As we have previously discussed in an earlier belt, an opponent will try to establish an Optimal Structure whenever they endeavor to strike or grab you. Our goal is to destroy that structure.
We can destroy the opponent’s structure in numerous ways and at various times. It turns out that nearly anything you do to the opponent will impact their structure. After all, they have established an Optimal Structure. Anything you do to change their structure will make it less than optimal.
It is not possible to describe all of the different ways in which you might destroy the structure of an opponent. You will be introduced to a great many methods in classes and seminars. You will also probably discover many on your own. Understand that anything you do to the opponent will impact their structure in some manner.
The goal should be to make this a negative impact for them. We would not want to move them into a position where they will be in an optimal stance for the next sequence of movements we may have planned. Every time we move to affect the opponent’s structure we want the result to be a further degradation of their abilities.
It is possible to impact the structure of an opponent at very different times. Here is a partial list:
- Before the opponent has even contemplated moving
- As the opponent prepares to move
- While the opponent is moving
- As the opponent is settling into their Optimal Structure
- Immediately after the opponent has settled into his or her Optimal Structure
- As the opponent attempts to move from one Optimal Structure to another
- As the opponent attempts to react to anything you have done to them in any of the previous circumstances.
As you can see it is possible to impact a person’s Optimal Structure at any moment – even well before it has ever been adopted.
Let’s explore this last point a little further. If a potential adversary has not yet initiated an attack, but we expect that one will occur, we might initiate but mask a lean, a weight shift, or a repositioning of an arm or a leg so that when the opponent attacks they are attacking us in the wrong location. If we lean to our right they might attack our head further right than its actual location. If the opponent attacks they will establish an Optimal Structure, but for a position we never really occupied. They have the right Optimal Structure at the wrong time and in the wrong place.
If someone attacks us, say with a Migi Gyaku Tsuki, we might move to one side or another and apply gentle pressure under their approaching forearm, lifting it upward slightly and pulling it forward. The opponent will land in a structure other than the one they anticipated. They will not land in their Optimal Structure. Anything we can do to an opponent while they are in transition will help destroy their structure.
We can destroy structure using any of the following means. This is far from a complete list, but perhaps it will provide you with some ideas with which you might experiment.
- Parry or otherwise redirect an attacking arm or leg so it moves off of its intended target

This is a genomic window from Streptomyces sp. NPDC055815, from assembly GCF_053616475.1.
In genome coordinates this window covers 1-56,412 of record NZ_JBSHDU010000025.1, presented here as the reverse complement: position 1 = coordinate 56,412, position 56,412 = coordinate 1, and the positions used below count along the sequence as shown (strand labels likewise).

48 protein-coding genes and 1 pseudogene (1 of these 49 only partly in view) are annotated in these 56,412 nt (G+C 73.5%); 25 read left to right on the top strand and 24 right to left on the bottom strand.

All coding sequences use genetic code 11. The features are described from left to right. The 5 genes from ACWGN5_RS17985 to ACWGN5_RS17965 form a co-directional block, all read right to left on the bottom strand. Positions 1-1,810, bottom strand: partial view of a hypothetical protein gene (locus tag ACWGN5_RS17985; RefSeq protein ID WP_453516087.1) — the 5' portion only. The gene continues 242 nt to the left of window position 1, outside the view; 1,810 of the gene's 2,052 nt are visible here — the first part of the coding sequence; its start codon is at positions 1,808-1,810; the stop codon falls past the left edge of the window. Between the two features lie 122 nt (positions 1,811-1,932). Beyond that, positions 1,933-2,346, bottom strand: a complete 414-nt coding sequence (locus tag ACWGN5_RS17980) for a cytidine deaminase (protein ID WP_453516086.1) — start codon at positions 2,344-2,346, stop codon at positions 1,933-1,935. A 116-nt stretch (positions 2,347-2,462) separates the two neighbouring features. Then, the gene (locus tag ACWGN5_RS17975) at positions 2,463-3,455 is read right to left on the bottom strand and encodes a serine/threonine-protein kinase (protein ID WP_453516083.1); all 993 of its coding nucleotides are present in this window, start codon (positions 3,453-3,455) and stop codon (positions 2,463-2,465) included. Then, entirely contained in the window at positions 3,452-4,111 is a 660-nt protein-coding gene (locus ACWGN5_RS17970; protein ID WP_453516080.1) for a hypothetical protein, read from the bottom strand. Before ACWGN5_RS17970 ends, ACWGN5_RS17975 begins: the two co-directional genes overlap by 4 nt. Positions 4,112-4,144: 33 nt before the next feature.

- Prohibit the retraction of an extended side of the opponent’s body
- Exaggerate the retraction of an extended side of the opponent’s body
- Exaggerate the extension of an opponent’s strike
- Change the relative distance between yourself and the opponent
- Impact the side of the body that has begun rotating in your direction
- Change the expected path of the opponent’s returning arm or leg
- Rotate the opponent’s head and/or alter its vertical orientation
- Impact or otherwise move one or more of the opponent’s legs
- Cause the opponent to bend their torso in some manner
- Directly impact the torso or head of the opponent
- Provide an abrupt visual, audible, or other distraction that causes the opponent to change his or her movement while they attempt to adopt their optimal structure
As mentioned, this is only a very small and partial list of what might be done. The key points are that nearly anything you do to an opponent will impact their structure, and you can initiate these actions any time before or after the opponent has initiated their movement.
Destroying Your Opponent’s Base
Destroying an opponent’s base is a key strategy in destroying their structure. If the opponent’s hips or legs are forced out of the Optimal Structure then the opponent has started down a cascading path of doom. That’s probably a little overly dramatic, but once an opponent’s base has been compromised we will not give them any opportunity to regain a viable structure.
To destroy a person’s base we need to attack or compromise the integrity of their weight baring structures. We might do this by moving an opponent’s foot, bending one of their knees, shifting the current position of their hip, twisting their torso (which essential repositions their hip), or cause a structural injury to a leg or hip. Here again is a partial list of things you might do to destroy or at least compromise an opponent’s base.
- Use your foot to slide an opponent’s foot forward, to the back or to the side.
- Use your foot to press into the opponent’s ankle
- Use your shin to press forward into the opponent’s shin.
- Use your calf to press backward into the opponent’s calf.
- Use you shin to press forward into the opponent’s calf.
- Use a hand (or finger) to push the front of the hip backward.
- Use a finger to pull the back of the hip forward.
- Push the opponent’s head back far behind their heels.
- Use your knee to press into the inside of the opponent’s knee
- Use your knee to press into the outside of the opponent’s knee
- Use your foot to press into the back of the opponent’s knee
- Use your foot to break the opponent’s knee
There are many more ways to accomplish this goal. If you can do each of the methods listed above on an Uke (with the obvious exception of the last one), then you be will well-prepared to study other methods later.